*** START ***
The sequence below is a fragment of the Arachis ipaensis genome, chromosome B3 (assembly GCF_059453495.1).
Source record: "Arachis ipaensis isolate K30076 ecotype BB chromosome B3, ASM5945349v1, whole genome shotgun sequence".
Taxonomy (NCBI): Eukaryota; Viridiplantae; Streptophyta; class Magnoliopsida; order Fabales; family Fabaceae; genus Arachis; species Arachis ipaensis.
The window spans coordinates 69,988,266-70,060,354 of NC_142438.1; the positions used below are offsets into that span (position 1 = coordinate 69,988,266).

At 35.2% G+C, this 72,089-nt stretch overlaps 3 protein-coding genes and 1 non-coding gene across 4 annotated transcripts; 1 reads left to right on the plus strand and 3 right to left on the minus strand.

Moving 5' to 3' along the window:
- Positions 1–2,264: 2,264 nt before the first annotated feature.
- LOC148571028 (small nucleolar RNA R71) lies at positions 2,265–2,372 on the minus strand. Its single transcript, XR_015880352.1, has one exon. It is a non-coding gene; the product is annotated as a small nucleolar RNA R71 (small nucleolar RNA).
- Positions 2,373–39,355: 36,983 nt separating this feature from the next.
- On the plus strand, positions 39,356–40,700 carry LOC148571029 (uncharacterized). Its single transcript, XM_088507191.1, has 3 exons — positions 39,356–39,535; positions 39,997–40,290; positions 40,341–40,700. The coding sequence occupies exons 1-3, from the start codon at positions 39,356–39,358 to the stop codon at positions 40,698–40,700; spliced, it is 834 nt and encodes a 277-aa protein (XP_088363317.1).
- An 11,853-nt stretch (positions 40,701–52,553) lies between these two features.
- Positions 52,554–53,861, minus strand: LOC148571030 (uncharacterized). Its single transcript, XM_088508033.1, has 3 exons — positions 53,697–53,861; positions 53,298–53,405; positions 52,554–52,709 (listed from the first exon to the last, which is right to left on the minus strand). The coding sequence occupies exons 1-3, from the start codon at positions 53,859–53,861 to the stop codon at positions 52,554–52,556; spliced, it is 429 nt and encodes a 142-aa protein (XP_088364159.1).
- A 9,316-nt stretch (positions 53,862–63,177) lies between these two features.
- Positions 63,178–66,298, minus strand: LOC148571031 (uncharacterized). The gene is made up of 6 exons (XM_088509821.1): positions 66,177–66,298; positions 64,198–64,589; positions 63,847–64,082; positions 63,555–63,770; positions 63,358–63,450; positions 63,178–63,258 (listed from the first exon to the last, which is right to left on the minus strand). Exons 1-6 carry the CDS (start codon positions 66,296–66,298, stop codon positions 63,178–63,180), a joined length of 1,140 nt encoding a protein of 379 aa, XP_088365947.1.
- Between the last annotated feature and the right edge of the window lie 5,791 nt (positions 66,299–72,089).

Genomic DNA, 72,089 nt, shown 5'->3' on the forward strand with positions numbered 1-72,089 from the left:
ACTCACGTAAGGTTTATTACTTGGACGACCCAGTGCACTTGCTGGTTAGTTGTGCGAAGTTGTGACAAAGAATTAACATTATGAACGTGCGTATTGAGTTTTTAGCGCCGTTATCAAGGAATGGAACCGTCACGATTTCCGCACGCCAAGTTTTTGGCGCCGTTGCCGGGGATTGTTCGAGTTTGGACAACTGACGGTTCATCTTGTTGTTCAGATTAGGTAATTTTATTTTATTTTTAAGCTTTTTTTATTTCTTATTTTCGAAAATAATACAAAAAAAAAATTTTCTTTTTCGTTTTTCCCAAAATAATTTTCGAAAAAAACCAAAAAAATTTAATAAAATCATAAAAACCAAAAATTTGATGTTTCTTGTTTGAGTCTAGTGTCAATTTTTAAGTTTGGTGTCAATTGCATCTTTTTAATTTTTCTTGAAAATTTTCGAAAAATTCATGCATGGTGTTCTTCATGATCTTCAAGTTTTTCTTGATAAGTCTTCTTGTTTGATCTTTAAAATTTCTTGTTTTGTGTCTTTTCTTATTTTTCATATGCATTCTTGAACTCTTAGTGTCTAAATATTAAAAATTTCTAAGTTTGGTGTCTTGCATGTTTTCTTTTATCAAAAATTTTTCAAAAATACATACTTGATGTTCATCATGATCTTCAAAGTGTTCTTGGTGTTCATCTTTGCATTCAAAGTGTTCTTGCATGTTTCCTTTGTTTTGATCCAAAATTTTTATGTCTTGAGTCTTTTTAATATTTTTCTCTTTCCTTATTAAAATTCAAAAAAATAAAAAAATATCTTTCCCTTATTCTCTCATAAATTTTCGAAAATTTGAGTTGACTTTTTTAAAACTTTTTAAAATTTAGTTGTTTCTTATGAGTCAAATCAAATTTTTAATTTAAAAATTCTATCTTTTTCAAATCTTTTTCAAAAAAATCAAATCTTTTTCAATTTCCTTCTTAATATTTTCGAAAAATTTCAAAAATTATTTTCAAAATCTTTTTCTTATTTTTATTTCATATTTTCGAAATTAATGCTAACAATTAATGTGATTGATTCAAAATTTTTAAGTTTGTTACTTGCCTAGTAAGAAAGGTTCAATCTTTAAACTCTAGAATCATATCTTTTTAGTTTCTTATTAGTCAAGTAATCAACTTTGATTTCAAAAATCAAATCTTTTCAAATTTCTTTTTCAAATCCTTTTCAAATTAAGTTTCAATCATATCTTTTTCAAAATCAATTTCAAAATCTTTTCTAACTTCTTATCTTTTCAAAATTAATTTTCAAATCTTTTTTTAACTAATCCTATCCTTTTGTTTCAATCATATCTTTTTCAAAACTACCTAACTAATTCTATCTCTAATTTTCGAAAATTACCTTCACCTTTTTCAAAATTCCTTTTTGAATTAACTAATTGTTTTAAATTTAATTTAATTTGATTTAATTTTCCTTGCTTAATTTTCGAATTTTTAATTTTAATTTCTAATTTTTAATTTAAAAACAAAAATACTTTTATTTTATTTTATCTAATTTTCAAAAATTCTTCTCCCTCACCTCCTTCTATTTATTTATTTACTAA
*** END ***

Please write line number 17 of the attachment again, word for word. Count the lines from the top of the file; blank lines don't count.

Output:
ACTCACGTAAGGTTTATTACTTGGACGACCCAGTGCACTTGCTGGTTAGTTGTGCGAAGTTGTGACAAAGAATTAACATTATGAACGTGCGTATTGAGTTTTTAGCGCCGTTATCAAGGAATGGAACCGTCACGATTTCCGCACGCCAAGTTTTTGGCGCCGTTGCCGGGGATTGTTCGAGTTTGGACAACTGACGGTTCATCTTGTTGTTCAGATTAGGTAATTTTATTTTATTTTTAAGCTTTTTTTATTTCTTATTTTCGAAAATAATACAAAAAAAAAATTTTCTTTTTCGTTTTTCCCAAAATAATTTTCGAAAAAAACCAAAAAAATTTAATAAAATCATAAAAACCAAAAATTTGATGTTTCTTGTTTGAGTCTAGTGTCAATTTTTAAGTTTGGTGTCAATTGCATCTTTTTAATTTTTCTTGAAAATTTTCGAAAAATTCATGCATGGTGTTCTTCATGATCTTCAAGTTTTTCTTGATAAGTCTTCTTGTTTGATCTTTAAAATTTCTTGTTTTGTGTCTTTTCTTATTTTTCATATGCATTCTTGAACTCTTAGTGTCTAAATATTAAAAATTTCTAAGTTTGGTGTCTTGCATGTTTTCTTTTATCAAAAATTTTTCAAAAATACATACTTGATGTTCATCATGATCTTCAAAGTGTTCTTGGTGTTCATCTTTGCATTCAAAGTGTTCTTGCATGTTTCCTTTGTTTTGATCCAAAATTTTTATGTCTTGAGTCTTTTTAATATTTTTCTCTTTCCTTATTAAAATTCAAAAAAATAAAAAAATATCTTTCCCTTATTCTCTCATAAATTTTCGAAAATTTGAGTTGACTTTTTTAAAACTTTTTAAAATTTAGTTGTTTCTTATGAGTCAAATCAAATTTTTAATTTAAAAATTCTATCTTTTTCAAATCTTTTTCAAAAAAATCAAATCTTTTTCAATTTCCTTCTTAATATTTTCGAAAAATTTCAAAAATTATTTTCAAAATCTTTTTCTTATTTTTATTTCATATTTTCGAAATTAATGCTAACAATTAATGTGATTGATTCAAAATTTTTAAGTTTGTTACTTGCCTAGTAAGAAAGGTTCAATCTTTAAACTCTAGAATCATATCTTTTTAGTTTCTTATTAGTCAAGTAATCAACTTTGATTTCAAAAATCAAATCTTTTCAAATTTCTTTTTCAAATCCTTTTCAAATTAAGTTTCAATCATATCTTTTTCAAAATCAATTTCAAAATCTTTTCTAACTTCTTATCTTTTCAAAATTAATTTTCAAATCTTTTTTTAACTAATCCTATCCTTTTGTTTCAATCATATCTTTTTCAAAACTACCTAACTAATTCTATCTCTAATTTTCGAAAATTACCTTCACCTTTTTCAAAATTCCTTTTTGAATTAACTAATTGTTTTAAATTTAATTTAATTTGATTTAATTTTCCTTGCTTAATTTTCGAATTTTTAATTTTAATTTCTAATTTTTAATTTAAAAACAAAAATACTTTTATTTTATTTTATCTAATTTTCAAAAATTCTTCTCCCTCACCTCCTTCTATTTATTTATTTACTAA